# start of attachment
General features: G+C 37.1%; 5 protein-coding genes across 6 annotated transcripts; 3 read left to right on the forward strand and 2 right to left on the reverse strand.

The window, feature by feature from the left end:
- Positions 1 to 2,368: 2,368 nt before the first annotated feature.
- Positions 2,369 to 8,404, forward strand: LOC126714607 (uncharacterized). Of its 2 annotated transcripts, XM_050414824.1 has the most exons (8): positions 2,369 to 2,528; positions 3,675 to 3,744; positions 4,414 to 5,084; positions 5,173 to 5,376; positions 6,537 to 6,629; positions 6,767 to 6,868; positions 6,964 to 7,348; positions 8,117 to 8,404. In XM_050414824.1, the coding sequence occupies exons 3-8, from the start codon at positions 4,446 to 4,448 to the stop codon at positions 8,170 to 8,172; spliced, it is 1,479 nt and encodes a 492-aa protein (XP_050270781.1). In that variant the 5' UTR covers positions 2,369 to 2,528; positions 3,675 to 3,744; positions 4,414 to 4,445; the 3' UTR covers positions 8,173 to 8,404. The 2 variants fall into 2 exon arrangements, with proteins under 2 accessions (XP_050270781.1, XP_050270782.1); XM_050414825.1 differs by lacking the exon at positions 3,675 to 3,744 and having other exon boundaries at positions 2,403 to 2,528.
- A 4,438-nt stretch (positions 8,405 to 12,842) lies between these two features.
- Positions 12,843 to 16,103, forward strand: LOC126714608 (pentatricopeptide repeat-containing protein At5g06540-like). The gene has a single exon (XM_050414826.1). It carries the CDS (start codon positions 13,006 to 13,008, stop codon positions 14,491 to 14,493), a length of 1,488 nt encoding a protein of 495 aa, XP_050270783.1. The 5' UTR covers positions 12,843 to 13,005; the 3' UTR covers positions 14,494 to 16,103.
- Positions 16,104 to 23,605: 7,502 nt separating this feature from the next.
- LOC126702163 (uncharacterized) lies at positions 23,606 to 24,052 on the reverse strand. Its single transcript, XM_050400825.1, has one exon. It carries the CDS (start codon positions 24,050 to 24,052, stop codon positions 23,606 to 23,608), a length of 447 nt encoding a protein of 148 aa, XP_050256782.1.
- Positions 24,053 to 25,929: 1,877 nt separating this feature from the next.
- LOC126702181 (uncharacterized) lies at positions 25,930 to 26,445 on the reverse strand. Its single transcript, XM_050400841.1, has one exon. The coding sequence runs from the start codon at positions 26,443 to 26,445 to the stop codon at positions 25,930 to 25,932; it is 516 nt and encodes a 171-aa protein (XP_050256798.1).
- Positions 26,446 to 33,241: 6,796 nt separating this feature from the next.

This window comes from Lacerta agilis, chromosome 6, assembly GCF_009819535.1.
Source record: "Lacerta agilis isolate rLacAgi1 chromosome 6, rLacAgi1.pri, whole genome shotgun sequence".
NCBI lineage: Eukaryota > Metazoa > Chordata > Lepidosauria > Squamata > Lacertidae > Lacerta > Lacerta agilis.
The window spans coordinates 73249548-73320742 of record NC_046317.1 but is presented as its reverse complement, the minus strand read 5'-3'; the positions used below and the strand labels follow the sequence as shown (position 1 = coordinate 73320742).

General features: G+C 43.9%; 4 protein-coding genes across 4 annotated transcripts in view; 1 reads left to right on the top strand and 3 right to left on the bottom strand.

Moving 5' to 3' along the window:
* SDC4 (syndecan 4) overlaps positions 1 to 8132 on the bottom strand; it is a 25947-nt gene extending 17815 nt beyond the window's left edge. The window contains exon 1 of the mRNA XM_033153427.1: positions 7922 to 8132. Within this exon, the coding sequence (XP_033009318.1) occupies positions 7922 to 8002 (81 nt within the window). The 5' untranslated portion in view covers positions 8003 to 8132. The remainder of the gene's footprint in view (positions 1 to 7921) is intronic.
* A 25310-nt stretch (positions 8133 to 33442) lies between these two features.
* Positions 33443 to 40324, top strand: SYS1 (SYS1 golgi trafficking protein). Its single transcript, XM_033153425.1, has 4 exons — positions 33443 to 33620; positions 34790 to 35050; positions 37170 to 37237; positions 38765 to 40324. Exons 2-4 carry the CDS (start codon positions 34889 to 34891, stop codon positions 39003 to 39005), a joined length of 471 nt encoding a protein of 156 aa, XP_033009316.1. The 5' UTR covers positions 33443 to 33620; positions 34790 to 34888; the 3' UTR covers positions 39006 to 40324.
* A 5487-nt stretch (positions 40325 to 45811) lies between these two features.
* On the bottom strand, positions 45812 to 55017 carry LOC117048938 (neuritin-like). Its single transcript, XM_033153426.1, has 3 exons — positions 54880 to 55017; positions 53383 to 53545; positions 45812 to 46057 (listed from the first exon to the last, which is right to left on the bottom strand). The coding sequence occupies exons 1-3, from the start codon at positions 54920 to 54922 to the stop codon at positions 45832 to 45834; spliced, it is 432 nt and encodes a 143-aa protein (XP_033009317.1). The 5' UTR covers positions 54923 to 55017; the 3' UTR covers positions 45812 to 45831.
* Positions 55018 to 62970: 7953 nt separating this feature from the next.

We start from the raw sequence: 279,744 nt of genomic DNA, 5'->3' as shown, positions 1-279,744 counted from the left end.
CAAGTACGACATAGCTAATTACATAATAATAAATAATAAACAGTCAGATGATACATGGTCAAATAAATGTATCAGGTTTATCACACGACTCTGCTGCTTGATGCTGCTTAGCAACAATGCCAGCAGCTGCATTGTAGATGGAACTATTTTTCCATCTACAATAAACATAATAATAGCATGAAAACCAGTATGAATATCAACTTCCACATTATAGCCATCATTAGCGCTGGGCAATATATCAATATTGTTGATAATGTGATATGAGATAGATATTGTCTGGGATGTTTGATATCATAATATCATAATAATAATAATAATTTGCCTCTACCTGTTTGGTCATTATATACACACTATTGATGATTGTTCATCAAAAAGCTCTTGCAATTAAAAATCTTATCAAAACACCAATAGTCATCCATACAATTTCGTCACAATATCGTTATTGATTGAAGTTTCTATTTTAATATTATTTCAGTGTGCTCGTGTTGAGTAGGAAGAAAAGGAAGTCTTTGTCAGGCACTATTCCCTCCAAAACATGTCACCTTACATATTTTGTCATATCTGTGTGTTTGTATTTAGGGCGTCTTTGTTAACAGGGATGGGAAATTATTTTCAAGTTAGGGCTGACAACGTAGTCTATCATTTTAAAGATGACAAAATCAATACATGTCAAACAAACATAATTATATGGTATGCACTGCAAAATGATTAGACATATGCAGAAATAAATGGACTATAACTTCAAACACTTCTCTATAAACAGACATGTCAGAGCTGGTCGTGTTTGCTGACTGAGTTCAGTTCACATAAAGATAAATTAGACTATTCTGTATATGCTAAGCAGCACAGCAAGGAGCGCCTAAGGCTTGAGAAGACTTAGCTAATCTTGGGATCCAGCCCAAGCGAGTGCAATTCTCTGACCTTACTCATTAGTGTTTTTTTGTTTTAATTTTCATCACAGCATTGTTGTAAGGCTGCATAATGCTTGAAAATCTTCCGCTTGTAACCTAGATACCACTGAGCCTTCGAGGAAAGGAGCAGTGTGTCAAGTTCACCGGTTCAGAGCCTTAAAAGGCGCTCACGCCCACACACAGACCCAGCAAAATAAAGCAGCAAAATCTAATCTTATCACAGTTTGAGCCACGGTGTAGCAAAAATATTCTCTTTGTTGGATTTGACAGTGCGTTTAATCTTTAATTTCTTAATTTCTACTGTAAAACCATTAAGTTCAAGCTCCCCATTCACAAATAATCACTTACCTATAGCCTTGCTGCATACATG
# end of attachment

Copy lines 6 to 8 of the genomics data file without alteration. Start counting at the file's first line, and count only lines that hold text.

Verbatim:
- Positions 12,843 to 16,103, forward strand: LOC126714608 (pentatricopeptide repeat-containing protein At5g06540-like). The gene has a single exon (XM_050414826.1). It carries the CDS (start codon positions 13,006 to 13,008, stop codon positions 14,491 to 14,493), a length of 1,488 nt encoding a protein of 495 aa, XP_050270783.1. The 5' UTR covers positions 12,843 to 13,005; the 3' UTR covers positions 14,494 to 16,103.
- Positions 16,104 to 23,605: 7,502 nt separating this feature from the next.
- LOC126702163 (uncharacterized) lies at positions 23,606 to 24,052 on the reverse strand. Its single transcript, XM_050400825.1, has one exon. It carries the CDS (start codon positions 24,050 to 24,052, stop codon positions 23,606 to 23,608), a length of 447 nt encoding a protein of 148 aa, XP_050256782.1.